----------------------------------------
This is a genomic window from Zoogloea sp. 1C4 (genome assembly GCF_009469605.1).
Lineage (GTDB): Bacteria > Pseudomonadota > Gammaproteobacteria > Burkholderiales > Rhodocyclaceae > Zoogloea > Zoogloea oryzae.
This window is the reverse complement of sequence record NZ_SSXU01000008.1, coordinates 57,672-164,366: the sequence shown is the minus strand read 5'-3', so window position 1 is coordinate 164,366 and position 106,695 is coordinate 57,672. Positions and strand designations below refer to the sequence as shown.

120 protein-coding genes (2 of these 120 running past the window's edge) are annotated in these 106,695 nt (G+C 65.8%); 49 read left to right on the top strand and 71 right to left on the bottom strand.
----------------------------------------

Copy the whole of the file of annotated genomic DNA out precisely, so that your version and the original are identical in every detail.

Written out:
This is a genomic window from Zoogloea sp. 1C4 (genome assembly GCF_009469605.1).
Lineage (GTDB): Bacteria > Pseudomonadota > Gammaproteobacteria > Burkholderiales > Rhodocyclaceae > Zoogloea > Zoogloea oryzae.
This window is the reverse complement of sequence record NZ_SSXU01000008.1, coordinates 57,672-164,366: the sequence shown is the minus strand read 5'-3', so window position 1 is coordinate 164,366 and position 106,695 is coordinate 57,672. Positions and strand designations below refer to the sequence as shown.

120 protein-coding genes (2 of these 120 running past the window's edge) are annotated in these 106,695 nt (G+C 65.8%); 49 read left to right on the top strand and 71 right to left on the bottom strand.